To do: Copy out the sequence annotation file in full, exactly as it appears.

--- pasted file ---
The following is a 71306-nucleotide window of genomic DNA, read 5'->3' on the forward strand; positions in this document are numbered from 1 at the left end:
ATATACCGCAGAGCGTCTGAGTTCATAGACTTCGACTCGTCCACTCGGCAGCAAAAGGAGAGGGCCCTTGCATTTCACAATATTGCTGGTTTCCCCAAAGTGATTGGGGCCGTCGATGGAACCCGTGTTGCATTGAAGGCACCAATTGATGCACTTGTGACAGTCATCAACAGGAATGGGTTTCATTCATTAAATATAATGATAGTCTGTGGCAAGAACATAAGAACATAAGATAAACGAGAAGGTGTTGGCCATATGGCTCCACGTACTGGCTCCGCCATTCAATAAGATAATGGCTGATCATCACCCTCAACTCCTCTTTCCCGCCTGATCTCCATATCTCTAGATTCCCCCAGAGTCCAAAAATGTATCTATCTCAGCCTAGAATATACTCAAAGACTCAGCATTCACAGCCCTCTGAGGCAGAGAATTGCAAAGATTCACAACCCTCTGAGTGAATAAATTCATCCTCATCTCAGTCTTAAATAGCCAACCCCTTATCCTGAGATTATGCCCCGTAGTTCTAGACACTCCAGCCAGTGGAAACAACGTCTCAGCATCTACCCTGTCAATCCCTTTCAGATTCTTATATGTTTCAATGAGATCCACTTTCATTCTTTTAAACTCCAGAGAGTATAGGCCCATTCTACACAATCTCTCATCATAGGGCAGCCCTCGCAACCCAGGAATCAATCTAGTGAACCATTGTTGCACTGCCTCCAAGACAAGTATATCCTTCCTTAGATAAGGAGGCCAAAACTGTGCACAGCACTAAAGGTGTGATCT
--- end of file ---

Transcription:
The following is a 71306-nucleotide window of genomic DNA, read 5'->3' on the forward strand; positions in this document are numbered from 1 at the left end:
ATATACCGCAGAGCGTCTGAGTTCATAGACTTCGACTCGTCCACTCGGCAGCAAAAGGAGAGGGCCCTTGCATTTCACAATATTGCTGGTTTCCCCAAAGTGATTGGGGCCGTCGATGGAACCCGTGTTGCATTGAAGGCACCAATTGATGCACTTGTGACAGTCATCAACAGGAATGGGTTTCATTCATTAAATATAATGATAGTCTGTGGCAAGAACATAAGAACATAAGATAAACGAGAAGGTGTTGGCCATATGGCTCCACGTACTGGCTCCGCCATTCAATAAGATAATGGCTGATCATCACCCTCAACTCCTCTTTCCCGCCTGATCTCCATATCTCTAGATTCCCCCAGAGTCCAAAAATGTATCTATCTCAGCCTAGAATATACTCAAAGACTCAGCATTCACAGCCCTCTGAGGCAGAGAATTGCAAAGATTCACAACCCTCTGAGTGAATAAATTCATCCTCATCTCAGTCTTAAATAGCCAACCCCTTATCCTGAGATTATGCCCCGTAGTTCTAGACACTCCAGCCAGTGGAAACAACGTCTCAGCATCTACCCTGTCAATCCCTTTCAGATTCTTATATGTTTCAATGAGATCCACTTTCATTCTTTTAAACTCCAGAGAGTATAGGCCCATTCTACACAATCTCTCATCATAGGGCAGCCCTCGCAACCCAGGAATCAATCTAGTGAACCATTGTTGCACTGCCTCCAAGACAAGTATATCCTTCCTTAGATAAGGAGGCCAAAACTGTGCACAGCACTAAAGGTGTGATCT